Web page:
The debt reduction proposal issued Thursday by the group of three Democratic and three Republican senators — known as the “Gang of Six” — won guarded optimism from some conservatives, but damnation from others.
In a statement to The Daily Caller, ForAmerica Chairman Brent Bozell promised retribution against any Republican who supports the deal, which would allow for an increase to the country’s debt limit.
“Conservatives will stand together to say the Gang of Six plan is dead on arrival and so is any effort to pass a short-term extension that only kicks the can down the road and does nothing to solve the problem,” Bozell said.
Bozell continued: “Should the Gang of Six plan pass, those fake ‘conservatives’ who supported it will walk the plank. That’s a promise.”
While Bozell emphasized the need for a long-term solution, other conservatives opposed to the proposal cite cuts to the defense budget and “tax hikes” by virtue of allowing Bush-era reductions to expire.
The Heritage Foundation cited House Armed Services Committee Chairman Buck McKeon’s concern that “the Gang of Six proposal will cut almost $900 billion in national security spending over a decade and implies that the national security accounts will absorb nearly half of all federal budget discretionary cuts.”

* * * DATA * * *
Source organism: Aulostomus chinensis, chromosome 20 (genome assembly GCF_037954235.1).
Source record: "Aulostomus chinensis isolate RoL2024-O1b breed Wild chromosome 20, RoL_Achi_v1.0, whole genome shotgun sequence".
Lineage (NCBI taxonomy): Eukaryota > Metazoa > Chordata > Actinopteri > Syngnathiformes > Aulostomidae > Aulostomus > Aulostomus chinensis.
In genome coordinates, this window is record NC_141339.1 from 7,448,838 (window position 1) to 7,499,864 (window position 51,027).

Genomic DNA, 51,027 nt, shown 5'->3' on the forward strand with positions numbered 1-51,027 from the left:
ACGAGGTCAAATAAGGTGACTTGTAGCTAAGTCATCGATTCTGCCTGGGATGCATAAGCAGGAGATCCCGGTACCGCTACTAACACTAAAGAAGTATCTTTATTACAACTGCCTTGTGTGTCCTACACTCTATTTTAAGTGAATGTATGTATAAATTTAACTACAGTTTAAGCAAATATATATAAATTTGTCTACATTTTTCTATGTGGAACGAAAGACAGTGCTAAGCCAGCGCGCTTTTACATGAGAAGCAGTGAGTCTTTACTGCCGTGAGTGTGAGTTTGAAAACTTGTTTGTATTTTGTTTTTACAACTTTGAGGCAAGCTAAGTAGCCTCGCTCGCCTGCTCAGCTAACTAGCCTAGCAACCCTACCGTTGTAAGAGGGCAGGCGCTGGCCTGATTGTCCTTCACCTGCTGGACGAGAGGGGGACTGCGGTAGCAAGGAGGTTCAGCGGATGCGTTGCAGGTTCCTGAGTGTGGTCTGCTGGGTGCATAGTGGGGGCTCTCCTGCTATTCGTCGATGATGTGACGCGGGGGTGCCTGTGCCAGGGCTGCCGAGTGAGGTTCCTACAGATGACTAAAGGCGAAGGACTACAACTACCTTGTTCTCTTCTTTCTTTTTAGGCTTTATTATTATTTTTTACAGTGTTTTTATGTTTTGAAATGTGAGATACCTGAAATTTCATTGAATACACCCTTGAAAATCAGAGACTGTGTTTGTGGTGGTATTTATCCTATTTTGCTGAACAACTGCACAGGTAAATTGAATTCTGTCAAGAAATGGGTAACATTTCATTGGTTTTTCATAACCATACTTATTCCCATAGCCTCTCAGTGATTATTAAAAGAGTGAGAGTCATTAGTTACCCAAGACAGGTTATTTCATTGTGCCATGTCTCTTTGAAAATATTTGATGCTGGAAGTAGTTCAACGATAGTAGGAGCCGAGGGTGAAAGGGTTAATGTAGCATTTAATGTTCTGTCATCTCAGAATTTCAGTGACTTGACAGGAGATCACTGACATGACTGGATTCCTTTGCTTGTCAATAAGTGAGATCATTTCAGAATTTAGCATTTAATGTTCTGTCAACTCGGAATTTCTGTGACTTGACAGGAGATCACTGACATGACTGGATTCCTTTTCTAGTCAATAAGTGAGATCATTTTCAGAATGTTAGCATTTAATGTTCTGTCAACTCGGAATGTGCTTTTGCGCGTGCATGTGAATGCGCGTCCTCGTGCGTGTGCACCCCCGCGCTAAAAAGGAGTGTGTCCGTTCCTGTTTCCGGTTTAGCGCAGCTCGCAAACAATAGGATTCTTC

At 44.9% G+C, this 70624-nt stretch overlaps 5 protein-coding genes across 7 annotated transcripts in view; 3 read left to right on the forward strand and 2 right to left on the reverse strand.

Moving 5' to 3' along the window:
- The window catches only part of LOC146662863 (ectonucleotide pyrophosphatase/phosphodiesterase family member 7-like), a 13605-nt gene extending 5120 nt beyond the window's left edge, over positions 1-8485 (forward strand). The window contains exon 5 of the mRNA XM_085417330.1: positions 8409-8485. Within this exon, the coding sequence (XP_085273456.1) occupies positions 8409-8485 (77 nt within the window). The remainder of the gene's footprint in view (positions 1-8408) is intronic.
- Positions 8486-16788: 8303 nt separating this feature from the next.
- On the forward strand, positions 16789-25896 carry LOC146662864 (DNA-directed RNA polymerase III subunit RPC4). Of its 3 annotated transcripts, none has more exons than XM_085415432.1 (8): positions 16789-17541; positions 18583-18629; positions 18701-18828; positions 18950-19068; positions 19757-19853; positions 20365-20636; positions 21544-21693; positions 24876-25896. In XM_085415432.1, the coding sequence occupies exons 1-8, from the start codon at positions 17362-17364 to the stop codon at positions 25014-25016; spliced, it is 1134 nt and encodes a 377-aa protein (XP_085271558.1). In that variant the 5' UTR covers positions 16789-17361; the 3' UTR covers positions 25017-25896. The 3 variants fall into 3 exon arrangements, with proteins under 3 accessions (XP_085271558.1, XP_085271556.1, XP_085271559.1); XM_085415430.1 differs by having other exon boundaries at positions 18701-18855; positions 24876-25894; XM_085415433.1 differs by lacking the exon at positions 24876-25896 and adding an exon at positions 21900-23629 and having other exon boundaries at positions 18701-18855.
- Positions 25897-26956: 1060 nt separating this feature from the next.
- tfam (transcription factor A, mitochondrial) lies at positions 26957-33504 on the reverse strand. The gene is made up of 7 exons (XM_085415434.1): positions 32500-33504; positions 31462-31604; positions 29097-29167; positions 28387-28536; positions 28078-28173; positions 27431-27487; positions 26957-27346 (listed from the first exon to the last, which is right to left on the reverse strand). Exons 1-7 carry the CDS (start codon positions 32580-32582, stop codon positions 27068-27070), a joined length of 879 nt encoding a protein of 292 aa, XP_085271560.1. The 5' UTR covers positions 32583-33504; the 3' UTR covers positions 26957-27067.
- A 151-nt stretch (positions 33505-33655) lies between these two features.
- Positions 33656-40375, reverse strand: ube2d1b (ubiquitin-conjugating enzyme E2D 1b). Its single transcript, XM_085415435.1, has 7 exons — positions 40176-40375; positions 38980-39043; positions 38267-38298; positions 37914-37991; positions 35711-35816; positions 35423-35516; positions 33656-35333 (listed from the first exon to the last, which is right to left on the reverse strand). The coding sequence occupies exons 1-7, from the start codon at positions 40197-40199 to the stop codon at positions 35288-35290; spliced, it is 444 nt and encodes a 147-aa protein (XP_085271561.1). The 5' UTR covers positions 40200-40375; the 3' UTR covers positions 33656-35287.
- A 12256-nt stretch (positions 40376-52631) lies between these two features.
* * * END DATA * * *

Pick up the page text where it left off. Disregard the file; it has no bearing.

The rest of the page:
Former Bush speechwriter Marc A. Thiessen argued that the proposal includes a massive tax increase. By allowing previous tax cuts to expire, Thiessen said that taxes will increase $4.5 trillion, and will be offset by only $1.5 trillion in new cuts. In a Washington Post op-ed he dismissed the notion that the Gang of Six “calls it a tax cut.”
Pete Sepp of the National Taxpayers Union said in an email to TheDC, “The limited details could be read as providing an even worse deal for taxpayers than the deficit reduction commission’s report from late last year.”
Sepp said that “the Gang of Six document could be christened, ‘Duck, Dodge, and Weave.'”
CNBC host Larry Kudlow and anti-tax advocate Grover Norquist, on the other hand, have cautioned against knee-jerk opposition to the proposal. Norquist surprised many on Thursday by saying that allowing tax cuts to expire wouldn’t necessarily equate to a tax increase.